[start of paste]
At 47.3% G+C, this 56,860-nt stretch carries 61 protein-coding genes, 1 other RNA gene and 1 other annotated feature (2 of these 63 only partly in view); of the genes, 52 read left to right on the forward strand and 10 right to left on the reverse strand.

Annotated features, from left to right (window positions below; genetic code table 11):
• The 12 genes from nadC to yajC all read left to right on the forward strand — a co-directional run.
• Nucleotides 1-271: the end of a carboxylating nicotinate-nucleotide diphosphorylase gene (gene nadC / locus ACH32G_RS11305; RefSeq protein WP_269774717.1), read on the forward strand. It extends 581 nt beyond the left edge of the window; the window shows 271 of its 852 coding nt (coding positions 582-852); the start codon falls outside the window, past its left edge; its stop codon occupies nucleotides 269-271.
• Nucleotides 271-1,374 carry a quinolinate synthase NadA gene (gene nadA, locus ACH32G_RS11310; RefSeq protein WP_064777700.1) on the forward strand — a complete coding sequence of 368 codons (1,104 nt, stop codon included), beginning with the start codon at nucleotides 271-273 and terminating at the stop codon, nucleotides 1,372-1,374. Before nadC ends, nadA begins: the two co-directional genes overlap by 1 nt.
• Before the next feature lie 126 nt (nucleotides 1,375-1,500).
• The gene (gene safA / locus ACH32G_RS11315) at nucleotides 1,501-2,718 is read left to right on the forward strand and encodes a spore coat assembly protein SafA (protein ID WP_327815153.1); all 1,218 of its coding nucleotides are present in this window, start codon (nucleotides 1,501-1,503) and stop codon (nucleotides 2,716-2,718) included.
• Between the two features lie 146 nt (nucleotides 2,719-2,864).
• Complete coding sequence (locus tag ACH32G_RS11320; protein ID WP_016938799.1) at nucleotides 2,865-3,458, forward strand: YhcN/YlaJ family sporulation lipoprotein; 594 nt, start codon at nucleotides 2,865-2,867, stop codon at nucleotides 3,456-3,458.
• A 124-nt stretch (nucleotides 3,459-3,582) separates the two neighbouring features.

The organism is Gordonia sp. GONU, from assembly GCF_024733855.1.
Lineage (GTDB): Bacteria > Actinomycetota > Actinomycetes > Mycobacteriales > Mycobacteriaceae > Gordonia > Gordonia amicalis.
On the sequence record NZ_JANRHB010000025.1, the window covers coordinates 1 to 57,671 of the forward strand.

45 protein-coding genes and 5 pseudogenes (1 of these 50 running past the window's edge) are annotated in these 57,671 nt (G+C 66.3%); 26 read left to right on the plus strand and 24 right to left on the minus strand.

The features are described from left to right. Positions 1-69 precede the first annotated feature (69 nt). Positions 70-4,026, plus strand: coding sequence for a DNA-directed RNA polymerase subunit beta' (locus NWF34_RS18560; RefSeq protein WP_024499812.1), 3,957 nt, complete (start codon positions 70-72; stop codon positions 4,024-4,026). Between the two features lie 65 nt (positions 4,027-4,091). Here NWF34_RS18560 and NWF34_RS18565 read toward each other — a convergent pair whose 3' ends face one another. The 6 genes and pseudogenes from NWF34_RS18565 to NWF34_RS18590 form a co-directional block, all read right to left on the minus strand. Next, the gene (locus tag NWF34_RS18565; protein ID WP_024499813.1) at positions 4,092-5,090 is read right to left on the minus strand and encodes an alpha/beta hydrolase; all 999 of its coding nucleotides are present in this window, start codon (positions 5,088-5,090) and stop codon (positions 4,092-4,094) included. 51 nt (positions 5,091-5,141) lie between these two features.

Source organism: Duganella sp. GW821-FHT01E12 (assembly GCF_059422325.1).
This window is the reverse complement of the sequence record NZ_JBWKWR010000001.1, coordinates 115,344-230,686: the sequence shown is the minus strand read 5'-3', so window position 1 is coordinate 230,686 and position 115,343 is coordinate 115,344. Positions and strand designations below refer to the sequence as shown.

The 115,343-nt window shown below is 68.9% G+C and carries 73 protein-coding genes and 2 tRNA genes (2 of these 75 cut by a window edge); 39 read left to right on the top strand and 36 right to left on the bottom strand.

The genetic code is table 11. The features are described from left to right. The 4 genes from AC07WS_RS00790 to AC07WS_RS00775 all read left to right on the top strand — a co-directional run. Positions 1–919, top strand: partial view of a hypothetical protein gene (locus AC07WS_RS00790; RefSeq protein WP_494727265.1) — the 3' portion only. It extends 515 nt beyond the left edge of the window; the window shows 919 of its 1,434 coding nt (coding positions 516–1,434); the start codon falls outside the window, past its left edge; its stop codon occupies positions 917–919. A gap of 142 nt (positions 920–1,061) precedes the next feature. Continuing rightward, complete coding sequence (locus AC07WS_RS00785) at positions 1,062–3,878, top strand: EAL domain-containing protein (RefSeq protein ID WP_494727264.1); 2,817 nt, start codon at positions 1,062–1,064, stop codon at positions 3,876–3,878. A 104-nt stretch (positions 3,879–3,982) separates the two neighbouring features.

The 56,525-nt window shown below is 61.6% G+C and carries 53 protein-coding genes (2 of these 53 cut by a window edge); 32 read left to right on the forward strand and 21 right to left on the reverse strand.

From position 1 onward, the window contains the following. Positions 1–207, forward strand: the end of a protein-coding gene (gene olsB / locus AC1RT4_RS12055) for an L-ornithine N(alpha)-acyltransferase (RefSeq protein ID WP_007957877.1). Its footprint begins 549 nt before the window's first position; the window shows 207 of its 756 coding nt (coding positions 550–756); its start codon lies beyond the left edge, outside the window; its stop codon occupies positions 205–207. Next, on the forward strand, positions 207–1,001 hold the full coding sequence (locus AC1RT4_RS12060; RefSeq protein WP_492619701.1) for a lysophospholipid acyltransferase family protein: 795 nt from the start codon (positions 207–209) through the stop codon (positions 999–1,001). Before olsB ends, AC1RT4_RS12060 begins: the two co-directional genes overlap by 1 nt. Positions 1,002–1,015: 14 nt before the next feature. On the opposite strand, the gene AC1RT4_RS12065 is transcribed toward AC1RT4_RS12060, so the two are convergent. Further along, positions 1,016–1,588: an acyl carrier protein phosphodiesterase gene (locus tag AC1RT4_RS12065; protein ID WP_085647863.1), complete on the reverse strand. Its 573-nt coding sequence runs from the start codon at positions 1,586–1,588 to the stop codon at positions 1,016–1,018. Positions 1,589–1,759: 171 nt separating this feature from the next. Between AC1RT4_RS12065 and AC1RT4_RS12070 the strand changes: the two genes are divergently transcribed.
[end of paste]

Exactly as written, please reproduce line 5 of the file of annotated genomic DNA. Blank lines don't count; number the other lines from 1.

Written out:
• Nucleotides 271-1,374 carry a quinolinate synthase NadA gene (gene nadA, locus ACH32G_RS11310; RefSeq protein WP_064777700.1) on the forward strand — a complete coding sequence of 368 codons (1,104 nt, stop codon included), beginning with the start codon at nucleotides 271-273 and terminating at the stop codon, nucleotides 1,372-1,374. Before nadC ends, nadA begins: the two co-directional genes overlap by 1 nt.